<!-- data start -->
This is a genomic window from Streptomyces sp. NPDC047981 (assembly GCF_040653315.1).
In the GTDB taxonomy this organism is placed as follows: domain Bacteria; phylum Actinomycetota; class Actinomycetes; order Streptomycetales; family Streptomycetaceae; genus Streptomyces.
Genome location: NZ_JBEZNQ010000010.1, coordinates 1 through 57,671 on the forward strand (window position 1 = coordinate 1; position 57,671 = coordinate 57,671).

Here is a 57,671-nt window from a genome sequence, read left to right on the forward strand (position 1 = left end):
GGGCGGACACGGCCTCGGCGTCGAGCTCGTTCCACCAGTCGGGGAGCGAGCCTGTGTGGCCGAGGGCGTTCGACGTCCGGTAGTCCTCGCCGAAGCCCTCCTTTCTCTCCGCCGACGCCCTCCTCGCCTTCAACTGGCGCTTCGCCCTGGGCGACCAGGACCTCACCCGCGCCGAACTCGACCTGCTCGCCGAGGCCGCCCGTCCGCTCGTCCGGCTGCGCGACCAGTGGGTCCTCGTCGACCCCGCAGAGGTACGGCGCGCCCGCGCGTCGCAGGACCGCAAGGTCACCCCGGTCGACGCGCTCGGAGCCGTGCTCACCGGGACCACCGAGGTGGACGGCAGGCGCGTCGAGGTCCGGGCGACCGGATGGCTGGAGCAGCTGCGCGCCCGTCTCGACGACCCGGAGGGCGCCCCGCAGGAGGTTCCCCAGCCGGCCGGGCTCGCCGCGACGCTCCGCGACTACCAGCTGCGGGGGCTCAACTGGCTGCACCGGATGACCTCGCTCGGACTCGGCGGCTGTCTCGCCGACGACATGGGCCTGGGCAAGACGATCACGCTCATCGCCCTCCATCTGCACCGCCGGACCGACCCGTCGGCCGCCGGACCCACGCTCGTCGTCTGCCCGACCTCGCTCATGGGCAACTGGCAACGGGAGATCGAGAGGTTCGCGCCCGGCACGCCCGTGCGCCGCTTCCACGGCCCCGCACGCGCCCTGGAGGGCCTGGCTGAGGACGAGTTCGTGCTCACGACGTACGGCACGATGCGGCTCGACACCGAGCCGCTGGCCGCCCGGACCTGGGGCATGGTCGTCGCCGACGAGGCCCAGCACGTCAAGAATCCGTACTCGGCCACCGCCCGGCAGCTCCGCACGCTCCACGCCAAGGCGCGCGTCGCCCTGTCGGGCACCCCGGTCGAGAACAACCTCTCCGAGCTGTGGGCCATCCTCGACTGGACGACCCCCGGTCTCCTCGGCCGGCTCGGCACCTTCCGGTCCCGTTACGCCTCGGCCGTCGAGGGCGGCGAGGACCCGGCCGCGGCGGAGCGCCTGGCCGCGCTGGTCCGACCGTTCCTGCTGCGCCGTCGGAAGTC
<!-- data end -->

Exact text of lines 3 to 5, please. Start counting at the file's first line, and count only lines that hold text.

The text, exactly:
Genome location: NZ_JBEZNQ010000010.1, coordinates 1 through 57,671 on the forward strand (window position 1 = coordinate 1; position 57,671 = coordinate 57,671).

Here is a 57,671-nt window from a genome sequence, read left to right on the forward strand (position 1 = left end):
GGGCGGACACGGCCTCGGCGTCGAGCTCGTTCCACCAGTCGGGGAGCGAGCCTGTGTGGCCGAGGGCGTTCGACGTCCGGTAGTCCTCGCCGAAGCCCTCCTTTCTCTCCGCCGACGCCCTCCTCGCCTTCAACTGGCGCTTCGCCCTGGGCGACCAGGACCTCACCCGCGCCGAACTCGACCTGCTCGCCGAGGCCGCCCGTCCGCTCGTCCGGCTGCGCGACCAGTGGGTCCTCGTCGACCCCGCAGAGGTACGGCGCGCCCGCGCGTCGCAGGACCGCAAGGTCACCCCGGTCGACGCGCTCGGAGCCGTGCTCACCGGGACCACCGAGGTGGACGGCAGGCGCGTCGAGGTCCGGGCGACCGGATGGCTGGAGCAGCTGCGCGCCCGTCTCGACGACCCGGAGGGCGCCCCGCAGGAGGTTCCCCAGCCGGCCGGGCTCGCCGCGACGCTCCGCGACTACCAGCTGCGGGGGCTCAACTGGCTGCACCGGATGACCTCGCTCGGACTCGGCGGCTGTCTCGCCGACGACATGGGCCTGGGCAAGACGATCACGCTCATCGCCCTCCATCTGCACCGCCGGACCGACCCGTCGGCCGCCGGACCCACGCTCGTCGTCTGCCCGACCTCGCTCATGGGCAACTGGCAACGGGAGATCGAGAGGTTCGCGCCCGGCACGCCCGTGCGCCGCTTCCACGGCCCCGCACGCGCCCTGGAGGGCCTGGCTGAGGACGAGTTCGTGCTCACGACGTACGGCACGATGCGGCTCGACACCGAGCCGCTGGCCGCCCGGACCTGGGGCATGGTCGTCGCCGACGAGGCCCAGCACGTCAAGAATCCGTACTCGGCCACCGCCCGGCAGCTCCGCACGCTCCACGCCAAGGCGCGCGTCGCCCTGTCGGGCACCCCGGTCGAGAACAACCTCTCCGAGCTGTGGGCCATCCTCGACTGGACGACCCCCGGTCTCCTCGGCCGGCTCGGCACCTTCCGGTCCCGTTACGCCTCGGCCGTCGAGGGCGGCGAGGACCCGGCCGCGGCGGAGCGCCTGGCCGCGCTGGTCCGACCGTTCCTGCTGCGCCGTCGGAAGTC